How do birds find their way to and fro from their winter grounds to their breeding grounds? For centuries, people have wondered this. Releasing seabirds like shearwaters many miles from their nests and documenting their return straight home seemed to prove they had some kind of navigating instinct. After many, many years of research, it was discovered birds did indeed have an internal magnetic compass. Not only that, birds have a “magnetic map” which works somewhat like a GPS system, the author says. Instead of satellites, though, birds rely on the earth’s magnetic field. Even birds that don’t migrate, like chickens, have this magnetic sense.
The author also discusses avian emotions. Afraid that they would be attaching human qualities and sentiments to birds, most scientists, and many birders, don’t like to think of birds as having emotions. As Mr. Birkhead writes, there is a “difficulty of trying to imagine how the mere firing of neurons can create a sense of awareness or feelings of discomfort or euphoria.” Just as we don’t always understand how a person is feeling, we can’t understand what feelings a bird possesses.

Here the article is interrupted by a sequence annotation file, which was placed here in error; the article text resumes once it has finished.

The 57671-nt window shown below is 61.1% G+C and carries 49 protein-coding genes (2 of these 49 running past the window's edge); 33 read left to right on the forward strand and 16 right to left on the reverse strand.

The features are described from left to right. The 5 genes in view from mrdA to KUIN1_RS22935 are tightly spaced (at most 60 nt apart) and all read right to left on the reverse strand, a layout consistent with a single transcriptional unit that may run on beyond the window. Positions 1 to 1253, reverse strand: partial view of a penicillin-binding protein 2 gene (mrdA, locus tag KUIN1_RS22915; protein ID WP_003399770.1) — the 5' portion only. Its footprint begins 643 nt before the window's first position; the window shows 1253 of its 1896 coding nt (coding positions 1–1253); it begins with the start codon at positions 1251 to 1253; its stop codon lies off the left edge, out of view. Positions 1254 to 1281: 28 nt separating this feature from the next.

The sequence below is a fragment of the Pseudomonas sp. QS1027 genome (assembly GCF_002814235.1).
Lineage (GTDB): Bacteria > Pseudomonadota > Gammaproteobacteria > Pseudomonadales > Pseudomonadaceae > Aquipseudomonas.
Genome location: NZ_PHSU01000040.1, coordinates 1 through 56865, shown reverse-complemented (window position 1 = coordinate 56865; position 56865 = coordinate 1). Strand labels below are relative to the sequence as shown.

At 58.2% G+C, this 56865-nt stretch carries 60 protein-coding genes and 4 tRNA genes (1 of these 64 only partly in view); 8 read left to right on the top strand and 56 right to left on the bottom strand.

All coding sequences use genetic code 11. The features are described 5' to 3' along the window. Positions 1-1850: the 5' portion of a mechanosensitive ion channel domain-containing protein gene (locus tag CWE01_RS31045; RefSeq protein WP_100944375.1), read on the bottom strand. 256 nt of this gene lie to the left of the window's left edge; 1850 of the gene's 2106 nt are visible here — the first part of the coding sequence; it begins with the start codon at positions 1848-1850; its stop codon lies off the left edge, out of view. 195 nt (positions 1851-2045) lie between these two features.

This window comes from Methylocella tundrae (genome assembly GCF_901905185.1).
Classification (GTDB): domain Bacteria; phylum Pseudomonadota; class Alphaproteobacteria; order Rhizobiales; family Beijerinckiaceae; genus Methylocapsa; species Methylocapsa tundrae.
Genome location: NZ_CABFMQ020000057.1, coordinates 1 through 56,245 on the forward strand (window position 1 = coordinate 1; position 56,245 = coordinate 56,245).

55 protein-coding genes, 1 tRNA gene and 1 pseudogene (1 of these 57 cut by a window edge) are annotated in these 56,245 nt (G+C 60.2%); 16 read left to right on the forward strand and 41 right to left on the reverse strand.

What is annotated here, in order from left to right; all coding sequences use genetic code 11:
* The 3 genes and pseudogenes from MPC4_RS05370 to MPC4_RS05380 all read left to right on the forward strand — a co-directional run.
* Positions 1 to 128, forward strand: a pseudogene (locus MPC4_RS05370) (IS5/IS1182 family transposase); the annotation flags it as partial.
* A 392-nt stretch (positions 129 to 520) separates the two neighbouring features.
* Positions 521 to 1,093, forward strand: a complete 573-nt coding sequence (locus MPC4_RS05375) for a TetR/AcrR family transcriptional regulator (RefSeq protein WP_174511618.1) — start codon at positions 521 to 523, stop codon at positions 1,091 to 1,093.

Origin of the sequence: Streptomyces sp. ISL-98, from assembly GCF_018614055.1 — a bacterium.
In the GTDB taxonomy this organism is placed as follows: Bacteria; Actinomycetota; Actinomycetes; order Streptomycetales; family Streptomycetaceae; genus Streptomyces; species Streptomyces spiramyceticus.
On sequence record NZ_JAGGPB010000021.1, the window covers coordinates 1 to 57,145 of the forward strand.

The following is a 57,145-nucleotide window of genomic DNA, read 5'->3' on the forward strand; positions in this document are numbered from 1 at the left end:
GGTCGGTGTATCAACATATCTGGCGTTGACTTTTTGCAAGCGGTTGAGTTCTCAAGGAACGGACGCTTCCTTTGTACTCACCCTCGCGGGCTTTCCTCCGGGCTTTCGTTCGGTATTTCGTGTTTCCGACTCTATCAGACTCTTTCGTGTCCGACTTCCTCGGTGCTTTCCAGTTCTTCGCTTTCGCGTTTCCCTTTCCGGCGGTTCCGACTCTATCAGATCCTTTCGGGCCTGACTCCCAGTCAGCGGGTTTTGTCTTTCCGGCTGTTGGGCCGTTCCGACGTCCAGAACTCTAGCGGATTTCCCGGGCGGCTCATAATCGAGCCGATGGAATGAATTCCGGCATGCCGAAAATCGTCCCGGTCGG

One of the features I liked best about this book was the fact the author does not just tell you what we now know about bird senses; he describes how we came to that knowledge, over the years, a few times going all the way back to the ancient Greeks. Despite the fact it deals with some fairly technical information, it is easy to read and understand. I enjoy learning about all aspects of birds and birding, but I must admit: I’m drawn to scientific research. I think birders who, like me, enjoy reading about scientific studies and discoveries, will find this book a must-read. Perhaps we don’t possess magnetic sense like birds do, but we are attracted to them like metal to magnet.

AlexandriaAbout the author: Alexandria Simpson is an avid, sixteen-year-old birder from Santa Anna, Texas. While she wishes she could say she has been birding all of her life, instead she has spent the last four years making up for lost time. She wants to become an ornithologist and someday read scientific papers without falling asleep. Her photography, illustrations, and writings have won awards at local, state, and national levels.